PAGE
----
A serial killer has been preying on the young stars of YouTube and Vine — or so Eli Roth’s new campaign would have you believe. The director has taken to Snapchat to promote his new digital channel, Crypt TV, releasing a slew of images of slain performers. The victims included popular Viners Simone Shepherd and Logan Paul, who were invited to a secluded mansion soiree where they met their grisly fates one by one. The Snapchat Story unfolded over 24 hours, during which time viewers were encouraged to solve the mystery and unmask the killer by hunting for clues on Crypt TV’s Snapchat account.
The campaign works because it is on-brand for all involved. The gory, over-the-top visuals are a playful homage to Roth’s established horror style, while the platform is a natural fit for socially savvy influencers. Not to mention, Snapchat’s ephemeral nature lends itself well to a murder mystery with a ticking clock.
Collaboration has been a crucial component in the success of many of these young creators; they will star in each other’s videos, work together on material, and most importantly, support and promote each other. It is also not uncommon for influencers to turn their hand to other media after building a loyal fanbase in one area. Tyler Oakley is a prime example of this increasing cross-pollination; in addition to winning a Teen Choice Award for his YouTube channel, he has guest-hosted MTV’s reality cringe-watch hit Catfish: The TV Show with Nev Schulman, and word on the street is he has a book coming out.
Influencers themselves are more aware than ever of their market value, with an increasing number of corporations waking up to the fact that they hold the key to that all-important Millennial audience. Lauren Luthringshausen and Jenn McAllister are the latest YouTube success story, making the leap from home-made content to a feature-length movie with their buddy comedy Bad Night, which is released this week exclusively on Vimeo On Demand. While the film includes a number of Hollywood co-stars (including screen legend Molly Ringwald), the story places Luthringshausen and McAllister front and centre.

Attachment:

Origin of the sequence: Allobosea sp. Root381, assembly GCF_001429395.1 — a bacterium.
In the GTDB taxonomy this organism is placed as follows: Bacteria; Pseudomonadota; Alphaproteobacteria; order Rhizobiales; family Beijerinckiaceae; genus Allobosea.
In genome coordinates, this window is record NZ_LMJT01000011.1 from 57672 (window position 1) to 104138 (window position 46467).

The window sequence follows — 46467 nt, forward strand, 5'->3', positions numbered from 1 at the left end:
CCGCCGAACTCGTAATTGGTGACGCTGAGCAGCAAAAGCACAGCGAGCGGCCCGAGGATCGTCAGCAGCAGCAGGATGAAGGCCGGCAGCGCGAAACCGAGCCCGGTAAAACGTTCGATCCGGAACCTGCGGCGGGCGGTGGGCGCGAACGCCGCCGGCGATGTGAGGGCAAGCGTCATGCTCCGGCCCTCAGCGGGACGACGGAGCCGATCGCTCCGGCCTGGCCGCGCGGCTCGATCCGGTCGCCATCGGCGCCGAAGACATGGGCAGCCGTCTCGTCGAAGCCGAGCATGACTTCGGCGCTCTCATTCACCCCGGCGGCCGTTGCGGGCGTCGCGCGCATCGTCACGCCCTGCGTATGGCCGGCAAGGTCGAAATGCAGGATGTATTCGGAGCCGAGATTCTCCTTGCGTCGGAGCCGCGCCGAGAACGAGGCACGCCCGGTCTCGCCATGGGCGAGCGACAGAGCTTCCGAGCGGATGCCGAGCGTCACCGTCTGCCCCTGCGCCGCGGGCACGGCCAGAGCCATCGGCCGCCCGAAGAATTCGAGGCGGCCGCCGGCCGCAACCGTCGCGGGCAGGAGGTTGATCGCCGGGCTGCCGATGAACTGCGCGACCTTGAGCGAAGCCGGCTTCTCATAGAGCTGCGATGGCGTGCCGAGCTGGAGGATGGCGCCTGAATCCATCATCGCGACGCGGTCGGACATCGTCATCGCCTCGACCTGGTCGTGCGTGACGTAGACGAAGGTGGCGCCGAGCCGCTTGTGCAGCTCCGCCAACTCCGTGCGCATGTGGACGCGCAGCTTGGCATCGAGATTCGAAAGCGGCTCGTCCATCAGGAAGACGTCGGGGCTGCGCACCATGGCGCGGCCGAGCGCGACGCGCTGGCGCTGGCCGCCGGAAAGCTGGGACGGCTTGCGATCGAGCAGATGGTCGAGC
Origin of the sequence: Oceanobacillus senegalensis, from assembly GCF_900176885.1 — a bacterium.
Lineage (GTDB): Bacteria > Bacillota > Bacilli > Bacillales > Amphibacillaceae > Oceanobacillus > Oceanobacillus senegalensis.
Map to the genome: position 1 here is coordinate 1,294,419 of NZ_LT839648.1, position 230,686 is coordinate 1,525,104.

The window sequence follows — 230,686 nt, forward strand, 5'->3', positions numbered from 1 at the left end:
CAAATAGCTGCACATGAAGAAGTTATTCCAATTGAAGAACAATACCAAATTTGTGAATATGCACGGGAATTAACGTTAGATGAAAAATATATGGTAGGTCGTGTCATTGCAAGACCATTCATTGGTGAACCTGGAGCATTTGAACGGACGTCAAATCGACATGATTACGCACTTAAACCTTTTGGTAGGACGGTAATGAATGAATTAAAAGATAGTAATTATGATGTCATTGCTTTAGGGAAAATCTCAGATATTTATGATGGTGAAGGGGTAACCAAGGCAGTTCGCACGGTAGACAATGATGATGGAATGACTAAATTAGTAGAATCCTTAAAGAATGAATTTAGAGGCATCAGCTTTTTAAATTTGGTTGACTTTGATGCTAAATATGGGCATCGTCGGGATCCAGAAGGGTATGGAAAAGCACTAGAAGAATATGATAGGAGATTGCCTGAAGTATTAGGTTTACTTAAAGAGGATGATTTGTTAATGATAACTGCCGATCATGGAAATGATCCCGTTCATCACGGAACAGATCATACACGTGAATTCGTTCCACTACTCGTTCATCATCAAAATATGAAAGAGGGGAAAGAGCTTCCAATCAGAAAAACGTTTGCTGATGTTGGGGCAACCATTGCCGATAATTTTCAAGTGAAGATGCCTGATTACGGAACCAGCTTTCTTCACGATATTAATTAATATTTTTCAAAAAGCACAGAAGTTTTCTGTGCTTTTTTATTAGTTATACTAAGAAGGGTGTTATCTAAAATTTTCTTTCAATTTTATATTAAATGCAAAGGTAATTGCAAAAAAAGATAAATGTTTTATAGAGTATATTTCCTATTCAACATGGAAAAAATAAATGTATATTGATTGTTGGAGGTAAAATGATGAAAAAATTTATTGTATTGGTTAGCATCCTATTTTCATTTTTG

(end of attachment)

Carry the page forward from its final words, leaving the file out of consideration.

Advertisers have been partnering with this new breed of pseudo-celebrity for a while now, but there are still no set rules, according to Digiday’s Lucia Moses. “Using influencers to pitch a brand’s product is still a relatively new practice,” she says, “and new platforms are popping up all the time. Standard practices have yet to emerge, and new formats have to be mastered by marketers for whom these platforms are foreign, especially if they’re not digital natives.”
In other words, it’s not enough to simply pick a famous vlogger from a list and offer to pay them to endorse your product. The right consumer requires the right content, which in turn requires the right star. While influencer marketing is not an exact science, one thing is known for certain; the close relationship between these creators and their fans means that audiences can smell a shill.